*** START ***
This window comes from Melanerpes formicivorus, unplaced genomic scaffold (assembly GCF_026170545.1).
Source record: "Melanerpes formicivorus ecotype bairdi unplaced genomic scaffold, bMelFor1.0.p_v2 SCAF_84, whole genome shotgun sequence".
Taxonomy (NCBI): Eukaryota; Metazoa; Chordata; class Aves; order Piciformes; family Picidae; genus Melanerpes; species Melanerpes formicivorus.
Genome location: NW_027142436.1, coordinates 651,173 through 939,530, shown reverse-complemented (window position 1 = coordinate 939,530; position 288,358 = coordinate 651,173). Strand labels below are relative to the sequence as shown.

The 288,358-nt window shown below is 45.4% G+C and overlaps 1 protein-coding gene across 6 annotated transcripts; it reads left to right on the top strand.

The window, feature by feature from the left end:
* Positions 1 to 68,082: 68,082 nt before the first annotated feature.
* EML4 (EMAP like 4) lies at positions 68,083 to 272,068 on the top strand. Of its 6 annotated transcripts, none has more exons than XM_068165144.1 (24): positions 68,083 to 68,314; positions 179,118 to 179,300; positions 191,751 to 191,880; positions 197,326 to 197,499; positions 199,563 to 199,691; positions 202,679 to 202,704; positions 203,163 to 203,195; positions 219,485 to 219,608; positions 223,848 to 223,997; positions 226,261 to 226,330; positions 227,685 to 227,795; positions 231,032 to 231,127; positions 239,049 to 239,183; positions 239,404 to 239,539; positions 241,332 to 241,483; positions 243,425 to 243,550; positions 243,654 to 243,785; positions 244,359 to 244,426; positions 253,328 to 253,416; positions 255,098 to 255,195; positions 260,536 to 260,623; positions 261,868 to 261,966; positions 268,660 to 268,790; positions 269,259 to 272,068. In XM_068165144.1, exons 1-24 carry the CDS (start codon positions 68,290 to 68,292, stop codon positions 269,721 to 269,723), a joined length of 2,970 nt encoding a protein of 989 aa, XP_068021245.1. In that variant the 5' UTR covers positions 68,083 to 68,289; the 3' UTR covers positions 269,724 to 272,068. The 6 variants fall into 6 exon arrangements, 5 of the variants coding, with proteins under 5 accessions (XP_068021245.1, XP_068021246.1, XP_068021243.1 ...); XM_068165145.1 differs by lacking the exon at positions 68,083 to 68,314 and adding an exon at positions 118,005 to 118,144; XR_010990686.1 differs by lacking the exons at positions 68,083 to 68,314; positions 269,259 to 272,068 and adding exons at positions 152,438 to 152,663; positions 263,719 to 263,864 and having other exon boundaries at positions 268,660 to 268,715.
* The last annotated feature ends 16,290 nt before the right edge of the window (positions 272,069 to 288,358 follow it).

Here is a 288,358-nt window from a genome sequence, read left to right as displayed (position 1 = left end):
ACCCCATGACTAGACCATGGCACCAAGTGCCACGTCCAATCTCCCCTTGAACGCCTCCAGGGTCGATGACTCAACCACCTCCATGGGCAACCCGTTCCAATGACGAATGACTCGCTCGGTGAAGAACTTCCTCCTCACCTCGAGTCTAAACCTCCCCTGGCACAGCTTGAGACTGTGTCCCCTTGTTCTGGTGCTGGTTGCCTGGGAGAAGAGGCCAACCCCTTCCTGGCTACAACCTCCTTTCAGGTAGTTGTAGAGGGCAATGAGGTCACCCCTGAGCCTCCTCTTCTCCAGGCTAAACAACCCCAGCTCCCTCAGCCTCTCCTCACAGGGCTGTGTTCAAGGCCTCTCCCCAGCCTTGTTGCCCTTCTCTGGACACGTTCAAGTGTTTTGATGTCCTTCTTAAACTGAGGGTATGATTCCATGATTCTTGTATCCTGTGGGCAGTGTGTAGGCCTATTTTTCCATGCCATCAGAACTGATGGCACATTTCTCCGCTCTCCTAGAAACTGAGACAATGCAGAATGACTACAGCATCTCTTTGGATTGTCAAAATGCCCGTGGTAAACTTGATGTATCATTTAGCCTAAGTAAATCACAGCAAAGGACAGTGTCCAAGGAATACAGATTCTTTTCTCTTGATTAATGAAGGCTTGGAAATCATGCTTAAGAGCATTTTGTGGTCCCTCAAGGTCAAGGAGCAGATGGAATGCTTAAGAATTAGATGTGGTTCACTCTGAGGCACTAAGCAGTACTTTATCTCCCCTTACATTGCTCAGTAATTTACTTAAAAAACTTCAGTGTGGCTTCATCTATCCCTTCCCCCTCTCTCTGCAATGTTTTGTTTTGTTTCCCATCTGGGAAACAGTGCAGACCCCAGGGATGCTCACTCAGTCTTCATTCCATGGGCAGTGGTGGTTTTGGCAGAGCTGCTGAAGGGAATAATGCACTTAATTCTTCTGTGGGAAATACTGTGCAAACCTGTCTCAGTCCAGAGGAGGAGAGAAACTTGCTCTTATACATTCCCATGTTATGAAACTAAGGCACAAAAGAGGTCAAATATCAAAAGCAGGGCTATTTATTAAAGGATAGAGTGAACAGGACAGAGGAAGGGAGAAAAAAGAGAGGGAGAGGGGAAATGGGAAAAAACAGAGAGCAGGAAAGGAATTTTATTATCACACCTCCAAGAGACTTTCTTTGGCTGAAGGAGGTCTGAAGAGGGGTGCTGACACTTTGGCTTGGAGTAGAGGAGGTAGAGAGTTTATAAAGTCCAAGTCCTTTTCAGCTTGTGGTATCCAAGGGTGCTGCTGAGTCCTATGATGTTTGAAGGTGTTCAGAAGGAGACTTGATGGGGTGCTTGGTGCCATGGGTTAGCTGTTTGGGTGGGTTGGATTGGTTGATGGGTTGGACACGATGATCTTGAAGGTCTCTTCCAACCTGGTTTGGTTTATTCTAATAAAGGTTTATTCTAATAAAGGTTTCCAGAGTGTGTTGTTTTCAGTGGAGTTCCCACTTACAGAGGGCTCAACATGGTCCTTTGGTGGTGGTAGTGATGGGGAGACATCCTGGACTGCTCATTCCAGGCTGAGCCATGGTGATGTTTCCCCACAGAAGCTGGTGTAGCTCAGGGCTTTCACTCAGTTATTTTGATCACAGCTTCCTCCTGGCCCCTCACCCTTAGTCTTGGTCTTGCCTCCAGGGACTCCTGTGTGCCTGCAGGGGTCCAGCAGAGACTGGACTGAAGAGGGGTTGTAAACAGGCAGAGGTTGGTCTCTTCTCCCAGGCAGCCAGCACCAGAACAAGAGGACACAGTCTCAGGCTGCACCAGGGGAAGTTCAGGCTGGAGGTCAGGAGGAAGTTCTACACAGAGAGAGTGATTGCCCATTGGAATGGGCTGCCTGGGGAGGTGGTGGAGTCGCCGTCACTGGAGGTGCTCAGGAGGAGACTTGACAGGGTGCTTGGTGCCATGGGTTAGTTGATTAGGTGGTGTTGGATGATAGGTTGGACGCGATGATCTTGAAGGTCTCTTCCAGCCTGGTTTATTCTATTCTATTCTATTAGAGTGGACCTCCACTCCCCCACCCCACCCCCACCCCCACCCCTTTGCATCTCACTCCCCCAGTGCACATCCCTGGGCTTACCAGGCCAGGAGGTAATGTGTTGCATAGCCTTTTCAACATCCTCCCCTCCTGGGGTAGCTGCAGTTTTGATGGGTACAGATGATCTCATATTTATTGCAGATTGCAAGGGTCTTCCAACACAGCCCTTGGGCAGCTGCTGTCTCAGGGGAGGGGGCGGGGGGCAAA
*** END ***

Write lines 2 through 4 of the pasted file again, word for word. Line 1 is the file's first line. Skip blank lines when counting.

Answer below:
Source record: "Melanerpes formicivorus ecotype bairdi unplaced genomic scaffold, bMelFor1.0.p_v2 SCAF_84, whole genome shotgun sequence".
Taxonomy (NCBI): Eukaryota; Metazoa; Chordata; class Aves; order Piciformes; family Picidae; genus Melanerpes; species Melanerpes formicivorus.
Genome location: NW_027142436.1, coordinates 651,173 through 939,530, shown reverse-complemented (window position 1 = coordinate 939,530; position 288,358 = coordinate 651,173). Strand labels below are relative to the sequence as shown.